REVIEW by Willard Manus

Pacific Resident Theatre had a big success in 2008 with Vince Melocchi's LIONS, a play about a bunch of hard-drinking, working-class football fans. LIONS ran for a year and was published by Samuel French. Now PRT has mounted the world premiere of Melocchi's latest play, JULIA.

Unfortunately, it's not in the same league as LIONS, which had everything going for it--story, characters, urgency, relevance. This time around Melocchi has narrowed his focus and settled for a character study, an offbeat, slightly creepy one at that. Richard Fancy, in a remarkable performance, plays Lou Perino, an old man who returns to McKeesport, a small city outside of Pittsburgh, where he once worked in the fruit department of G.C. Murphy's market, a local institution now slated to be torn down. The first scene of JULIA takes place in 2004 in a sleazy coffee shop run by Steve Spinelli (Keith Stevenson), who makes most of his money taking bets for a local bookie. He and his gregarious pal Frank (Haskell Vaughn Anderson III) can't understand why Lou would come all the way from Detroit just to watch Murphy's destruction. They suspect that this bad-tempered, mysterious stranger is an undercover cop.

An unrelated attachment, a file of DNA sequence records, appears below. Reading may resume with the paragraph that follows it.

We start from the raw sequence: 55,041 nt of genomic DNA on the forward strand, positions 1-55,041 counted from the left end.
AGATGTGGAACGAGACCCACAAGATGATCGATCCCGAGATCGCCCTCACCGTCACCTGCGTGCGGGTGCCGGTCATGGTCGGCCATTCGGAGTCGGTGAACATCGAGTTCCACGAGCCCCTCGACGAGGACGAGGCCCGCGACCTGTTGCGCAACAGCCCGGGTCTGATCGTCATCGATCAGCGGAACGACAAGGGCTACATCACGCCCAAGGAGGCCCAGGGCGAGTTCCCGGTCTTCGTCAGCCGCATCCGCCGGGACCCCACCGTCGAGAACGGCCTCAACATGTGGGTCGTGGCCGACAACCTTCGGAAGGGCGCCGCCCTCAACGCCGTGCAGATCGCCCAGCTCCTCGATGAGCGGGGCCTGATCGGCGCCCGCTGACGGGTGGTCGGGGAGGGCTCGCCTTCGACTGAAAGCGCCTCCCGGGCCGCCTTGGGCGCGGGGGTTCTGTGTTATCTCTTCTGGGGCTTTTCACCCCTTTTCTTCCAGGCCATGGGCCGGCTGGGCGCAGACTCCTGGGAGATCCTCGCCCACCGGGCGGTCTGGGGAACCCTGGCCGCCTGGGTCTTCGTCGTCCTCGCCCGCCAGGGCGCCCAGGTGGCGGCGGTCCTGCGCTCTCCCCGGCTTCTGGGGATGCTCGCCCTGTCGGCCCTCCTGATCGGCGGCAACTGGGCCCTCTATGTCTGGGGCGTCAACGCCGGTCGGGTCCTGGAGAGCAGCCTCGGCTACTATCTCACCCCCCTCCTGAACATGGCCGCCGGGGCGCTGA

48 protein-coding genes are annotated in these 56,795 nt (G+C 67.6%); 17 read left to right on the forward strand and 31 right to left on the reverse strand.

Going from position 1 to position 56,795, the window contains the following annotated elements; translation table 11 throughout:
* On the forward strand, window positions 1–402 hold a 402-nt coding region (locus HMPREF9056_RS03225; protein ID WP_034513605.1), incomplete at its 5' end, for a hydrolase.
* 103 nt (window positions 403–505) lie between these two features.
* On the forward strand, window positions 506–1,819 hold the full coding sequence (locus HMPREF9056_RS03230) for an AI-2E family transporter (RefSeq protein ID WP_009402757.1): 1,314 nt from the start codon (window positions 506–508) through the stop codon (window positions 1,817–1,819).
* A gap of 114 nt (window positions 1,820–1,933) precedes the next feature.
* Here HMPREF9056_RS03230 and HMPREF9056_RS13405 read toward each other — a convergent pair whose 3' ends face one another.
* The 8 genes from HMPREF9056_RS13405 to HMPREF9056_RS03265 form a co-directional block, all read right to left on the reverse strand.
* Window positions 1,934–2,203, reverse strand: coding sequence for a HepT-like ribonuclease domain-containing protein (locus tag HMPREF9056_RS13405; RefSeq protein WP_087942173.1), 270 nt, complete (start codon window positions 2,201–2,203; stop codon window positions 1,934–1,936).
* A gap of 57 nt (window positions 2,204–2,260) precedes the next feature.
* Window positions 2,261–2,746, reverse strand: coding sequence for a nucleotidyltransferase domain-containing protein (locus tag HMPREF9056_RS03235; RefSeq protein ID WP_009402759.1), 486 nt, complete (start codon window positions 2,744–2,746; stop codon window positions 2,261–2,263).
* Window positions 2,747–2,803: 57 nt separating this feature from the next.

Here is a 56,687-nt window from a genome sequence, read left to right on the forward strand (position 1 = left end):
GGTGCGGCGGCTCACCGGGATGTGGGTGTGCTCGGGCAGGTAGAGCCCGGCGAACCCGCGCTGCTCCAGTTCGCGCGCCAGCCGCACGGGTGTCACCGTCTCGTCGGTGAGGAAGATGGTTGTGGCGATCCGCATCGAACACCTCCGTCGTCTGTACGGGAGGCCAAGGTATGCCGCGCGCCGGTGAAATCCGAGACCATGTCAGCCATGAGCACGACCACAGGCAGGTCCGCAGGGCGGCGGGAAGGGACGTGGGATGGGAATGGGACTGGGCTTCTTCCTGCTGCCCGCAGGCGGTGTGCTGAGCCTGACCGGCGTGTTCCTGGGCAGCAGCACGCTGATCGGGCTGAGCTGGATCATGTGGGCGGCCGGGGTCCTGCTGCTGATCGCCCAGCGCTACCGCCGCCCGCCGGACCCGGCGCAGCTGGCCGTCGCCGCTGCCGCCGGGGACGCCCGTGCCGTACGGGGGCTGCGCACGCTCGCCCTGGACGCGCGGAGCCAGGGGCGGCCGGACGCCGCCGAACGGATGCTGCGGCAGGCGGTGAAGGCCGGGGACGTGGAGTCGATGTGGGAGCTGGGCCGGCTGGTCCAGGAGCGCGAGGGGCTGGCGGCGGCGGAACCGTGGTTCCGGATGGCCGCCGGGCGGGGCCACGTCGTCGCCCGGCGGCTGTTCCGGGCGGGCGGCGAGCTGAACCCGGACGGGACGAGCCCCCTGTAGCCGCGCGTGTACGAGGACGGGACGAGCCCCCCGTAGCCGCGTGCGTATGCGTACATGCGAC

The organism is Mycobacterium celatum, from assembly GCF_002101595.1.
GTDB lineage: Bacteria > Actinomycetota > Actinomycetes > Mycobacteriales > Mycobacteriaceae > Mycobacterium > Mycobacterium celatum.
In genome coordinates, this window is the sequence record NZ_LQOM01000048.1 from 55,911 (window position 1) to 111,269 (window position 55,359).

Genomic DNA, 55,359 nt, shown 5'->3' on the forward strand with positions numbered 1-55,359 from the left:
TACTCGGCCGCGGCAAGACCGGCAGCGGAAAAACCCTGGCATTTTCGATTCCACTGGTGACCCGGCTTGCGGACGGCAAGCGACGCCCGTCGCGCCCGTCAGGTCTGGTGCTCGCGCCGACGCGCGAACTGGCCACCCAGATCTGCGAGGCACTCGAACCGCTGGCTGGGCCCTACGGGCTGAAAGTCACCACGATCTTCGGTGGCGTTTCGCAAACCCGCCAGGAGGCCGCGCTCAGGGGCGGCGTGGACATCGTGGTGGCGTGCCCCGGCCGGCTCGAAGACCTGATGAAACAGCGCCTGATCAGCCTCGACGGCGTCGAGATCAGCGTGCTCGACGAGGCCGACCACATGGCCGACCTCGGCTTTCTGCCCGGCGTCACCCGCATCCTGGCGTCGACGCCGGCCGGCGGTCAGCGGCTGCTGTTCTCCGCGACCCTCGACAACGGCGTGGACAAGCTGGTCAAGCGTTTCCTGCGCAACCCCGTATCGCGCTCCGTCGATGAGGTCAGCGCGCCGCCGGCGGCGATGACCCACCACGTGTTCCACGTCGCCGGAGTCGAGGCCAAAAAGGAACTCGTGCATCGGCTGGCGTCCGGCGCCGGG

We soon learn that Lou does indeed have a secret agenda, which is to seek out the girl he loved and lost fifty years ago--the town beauty, Julia Spinelli. In a flashback scene, the teenaged Lou (Justin Preston) and Julia (Marley McClean) meet atop the roof of G.C. Murphy's, where they both work as clerks. Lou, on the verge of leaving to serve in Korea, makes a pass at Julia. Rebuffed, he attempts to rape her, an impulsive and stupid act that he comes to regret for the rest of his life.

Lou, overwhelmed by guilt, has returned to McKeesport to "make it right" between him and the aged Julia (Roses Prichard). Problem is, she is not only in a nursing home but suffering from dementia. To explain any more of this thin, all-too-predictable story would be to give too much away. Suffice to say that a final, tear-jerking confrontation does take place.

JULIA would have been difficult to sit through, were it not for the spendid ensemble acting (led by the estimable Richard Fancy). Guillermo Cienfuegos' direction helped a lot as well; ditto Norman Scott's sets and William Wilday's lighting design.

Pacific Resident Theatre, 705 Venice Blvd. Call 310-822-8392 or visit pacificresidenttheatre.com.